SeaWorld Orlando’s animal experts today returned 15 rehabilitated and now-healthy Kemp’s Ridley sea turtles to the wild. The highly endangered reptiles were released at Winterhaven Park in Ponce Inlet, Florida, near Daytona Beach.
In November, the turtles were rescued from the frigid waters of Cape Cod Bay and received treatment at the New England Aquarium for “cold stress,” extreme hypothermia, severe dehydration and pneumonia. In December, the US Coast Guard flew the turtles to Orlando so they could complete their rehabilitation at SeaWorld.
Temperatures in coastal waters – especially those in the northeast -- drop drastically when bitter winter weather rolls in, placing entire populations of sea turtles in danger. Cold-blooded animals, like the sea turtles cared for by SeaWorld, are stunned by the unusually cold water. In early 2010, SeaWorld experts rescued more than 500 cold-stressed sea turtles and released more than 400.
Today's release also was shown live to hundreds of school kids in Boston via a video feed. Beginning this week in Boston, SeaWorld's rescue and education teams from all three SeaWorld parks will share its rescue mission with young students around the country by introducing them to park animal ambassadors, including a rescued roseate spoonbill . The teams will also provide tips for the kids to share with their families on how together they can make a difference in the lives of animals through ordinary, everyday actions such as conserving water, picking up litter, properly disposing of fishing line and other trash and participating in local cleanups.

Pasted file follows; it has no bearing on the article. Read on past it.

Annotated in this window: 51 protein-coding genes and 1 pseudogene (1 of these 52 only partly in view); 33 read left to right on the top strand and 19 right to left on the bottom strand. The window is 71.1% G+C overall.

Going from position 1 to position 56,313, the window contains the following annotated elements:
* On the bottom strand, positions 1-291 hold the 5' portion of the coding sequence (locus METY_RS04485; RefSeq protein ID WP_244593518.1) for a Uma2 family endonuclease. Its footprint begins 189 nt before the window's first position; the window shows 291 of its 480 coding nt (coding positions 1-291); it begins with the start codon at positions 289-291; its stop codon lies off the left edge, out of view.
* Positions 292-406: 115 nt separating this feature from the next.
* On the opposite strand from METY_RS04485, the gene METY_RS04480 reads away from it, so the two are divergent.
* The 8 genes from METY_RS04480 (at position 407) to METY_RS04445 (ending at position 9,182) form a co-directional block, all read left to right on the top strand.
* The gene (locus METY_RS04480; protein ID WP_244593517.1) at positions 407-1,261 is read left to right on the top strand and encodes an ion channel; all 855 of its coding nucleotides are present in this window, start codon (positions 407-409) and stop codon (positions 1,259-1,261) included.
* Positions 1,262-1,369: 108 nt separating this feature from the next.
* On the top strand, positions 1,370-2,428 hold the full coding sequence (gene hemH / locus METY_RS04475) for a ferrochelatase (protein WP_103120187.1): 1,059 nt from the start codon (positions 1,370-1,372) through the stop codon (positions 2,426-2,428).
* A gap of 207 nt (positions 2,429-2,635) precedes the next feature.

Brandon Davis is assistant supervisor of animal training for SeaWorld Orlando and will travel to four of the east coast markets. "Being able to connect school children with actual rescue stories and animals is some of the most rewarding work we do. If we can inspire them to do even small things at home, such as protect our water ways or build a backyard bird feeder, we are creating a bridge to a better future."
SeaWorld’s animal rescue team is on call 24/7 to care for orphaned, injured or sick animals. The team has rescued more than 18,000 animals since the rescue programs began 45 years ago.
Want to learn more about sea turtles? Go to http://www.seaworld.org/infobooks/seaturtle/home.html
A Kemp's Ridley sea turtle before its release.
Above, Dan Conklin checks a sea turtle's "PIT" tag -- a microchip that allows each turtle to be identified if found.
This Kemp's Ridley has been tagged with unique numbers.
Two sea turtles about to go home.